• A signed portrait photo of Charlie Chaplin (1889–1977), 5 x 7, black-and-white. A pencil notation from the original owner on the back reads: “I received this picture [singlepic id=132 w=320 h=240 float=left]on August 23, 1919.” Small fold to top left corner, a little smearing to signature. Est. $400 to $600 (now at $400).
• Various African-American historical items. More on this subject as we move into Black History Month, but there are a number of items of African-American interest in this sale, including slave bills of sale, est. $150 to $300.
• Typed, signed document in which Michael Jackson (1958–2009) transferred the rights to “We Are the World” to United Support of Artists for Africa in 1985. The actual recording featured a veritable pantheon of pop/rock superstars: Jackson, Lionel Ritchie, Ray Charles, Stevie Wonder, Diana Ross, Bob Dylan, Paul Simon, Bruce Springsteen, Smokey Robinson, Billy Joel, Tina Turner, Dionne Warwick, Bette Midler, Willie Nelson and loads of other, lesser deities. It raised over $63 million in aid for famine-stricken Africa, was #1 on the Billboard Hot 100 for four weeks and won three Grammys (Song of the Year, Record of the Year and Best Pop Performance by a Duo or Group), an American Music Award and a People’s Choice Award. The biggest-selling single of all time, it has sold 20 million copies as of last year. Est. $15,000 to $20,000.
• An original doodle of a dog with a tin can tied to its tail by Norman Rockwell (1894–1978). It’s on the first free endpaper of a first edition of “Norman Rockwell: Illustrator” by Arthur L. Guptill (1946), above an inscription that reads: “My very best wishes to The Lenox Library, Sincerely, Norman Rockwell.” The description indicates that the artist’s wife, Molly, taught at the library, located only five miles from The Norman Rockwell Museum in Stockbridge. Est. $2,000 to $3,000 (no bids yet).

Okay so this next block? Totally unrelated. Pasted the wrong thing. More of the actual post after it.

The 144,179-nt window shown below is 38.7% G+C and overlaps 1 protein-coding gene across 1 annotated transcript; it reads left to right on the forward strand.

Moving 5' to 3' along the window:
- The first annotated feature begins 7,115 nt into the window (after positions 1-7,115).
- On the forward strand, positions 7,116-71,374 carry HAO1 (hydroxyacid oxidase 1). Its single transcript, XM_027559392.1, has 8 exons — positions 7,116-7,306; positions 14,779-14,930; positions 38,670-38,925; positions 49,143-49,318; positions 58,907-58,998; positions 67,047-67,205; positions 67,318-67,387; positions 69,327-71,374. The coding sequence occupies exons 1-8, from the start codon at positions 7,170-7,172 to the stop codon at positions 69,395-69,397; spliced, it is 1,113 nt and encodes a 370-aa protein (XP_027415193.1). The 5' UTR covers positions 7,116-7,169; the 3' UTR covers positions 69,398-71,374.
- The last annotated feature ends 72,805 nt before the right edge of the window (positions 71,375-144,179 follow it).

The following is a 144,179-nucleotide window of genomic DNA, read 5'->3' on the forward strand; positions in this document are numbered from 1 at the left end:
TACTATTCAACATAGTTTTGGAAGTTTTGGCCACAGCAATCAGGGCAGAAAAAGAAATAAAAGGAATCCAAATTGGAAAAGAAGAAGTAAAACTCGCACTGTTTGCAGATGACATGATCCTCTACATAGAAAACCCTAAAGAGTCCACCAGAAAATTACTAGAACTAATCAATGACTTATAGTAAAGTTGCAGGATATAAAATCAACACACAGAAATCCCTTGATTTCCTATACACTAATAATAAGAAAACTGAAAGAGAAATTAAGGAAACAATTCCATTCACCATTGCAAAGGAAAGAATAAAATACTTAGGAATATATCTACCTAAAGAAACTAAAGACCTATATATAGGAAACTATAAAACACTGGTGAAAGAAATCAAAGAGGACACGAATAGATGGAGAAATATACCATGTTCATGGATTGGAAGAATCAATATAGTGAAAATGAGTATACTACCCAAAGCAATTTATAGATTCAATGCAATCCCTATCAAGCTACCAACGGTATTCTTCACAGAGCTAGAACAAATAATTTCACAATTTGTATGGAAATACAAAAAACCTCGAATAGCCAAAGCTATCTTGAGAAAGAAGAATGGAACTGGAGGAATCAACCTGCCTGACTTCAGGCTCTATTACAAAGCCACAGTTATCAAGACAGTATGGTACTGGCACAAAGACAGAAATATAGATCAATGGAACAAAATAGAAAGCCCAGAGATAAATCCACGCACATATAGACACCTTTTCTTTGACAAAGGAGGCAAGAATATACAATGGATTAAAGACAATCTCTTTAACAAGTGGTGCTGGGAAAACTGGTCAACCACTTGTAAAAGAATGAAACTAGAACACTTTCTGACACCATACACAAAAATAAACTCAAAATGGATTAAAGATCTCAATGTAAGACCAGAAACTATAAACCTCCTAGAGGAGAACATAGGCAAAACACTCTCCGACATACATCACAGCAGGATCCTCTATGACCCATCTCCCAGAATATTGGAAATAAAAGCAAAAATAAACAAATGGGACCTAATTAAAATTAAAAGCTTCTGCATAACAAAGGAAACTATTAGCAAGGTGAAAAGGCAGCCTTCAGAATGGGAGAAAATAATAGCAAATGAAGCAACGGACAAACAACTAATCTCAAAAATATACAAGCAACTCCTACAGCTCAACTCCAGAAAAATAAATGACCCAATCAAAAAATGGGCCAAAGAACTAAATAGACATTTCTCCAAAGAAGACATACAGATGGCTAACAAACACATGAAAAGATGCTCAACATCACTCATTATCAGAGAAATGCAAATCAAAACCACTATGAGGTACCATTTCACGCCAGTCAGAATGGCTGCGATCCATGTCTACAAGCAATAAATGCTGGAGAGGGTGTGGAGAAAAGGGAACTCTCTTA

• Two documents (separate lots) signed by the Sun King, Louis XIV (1638–1715). Yeah, THAT Louis, of the trendsetting duds and the wild parties. These are untranslated: Maybe Louis was just cancelling his newspaper subscriptions, but try out your high school French on them and see. Both are small folio (about legal-size). One, signed in Versailles in 1687, has a damp stain on Louis’ signature, but it still looks good and is estimated to sell for $400 to $600 and is at $260 at this writing; the other, signed in St. Germain-en-Laye in 1670, has just a little bit of foxing on the edges and is estimated to go for $500 to $600 and is now at $320.
• An official 1930 New York Yankees Major League baseball autographed on the sweet spot by Babe Ruth (1895–1948) and by Lou Gehrig (1903–1941) on the opposite side. In addition to the Bambino and the Iron Horse, the ball’s signed by Lefty Gomez, Bill Dickey, Tony Lazzeri and twenty other players. The Babe’s signature is rated 4/10, and the ball comes with a certificate of authenticity from PSA/DNA, authenticator to major auction houses. Est. $4,000 to $5,000 (now at $3,750). This is one of three Ruth-signed balls in this auction.
All images courtesy of Alexander Autographs, www.AlexAutographs.com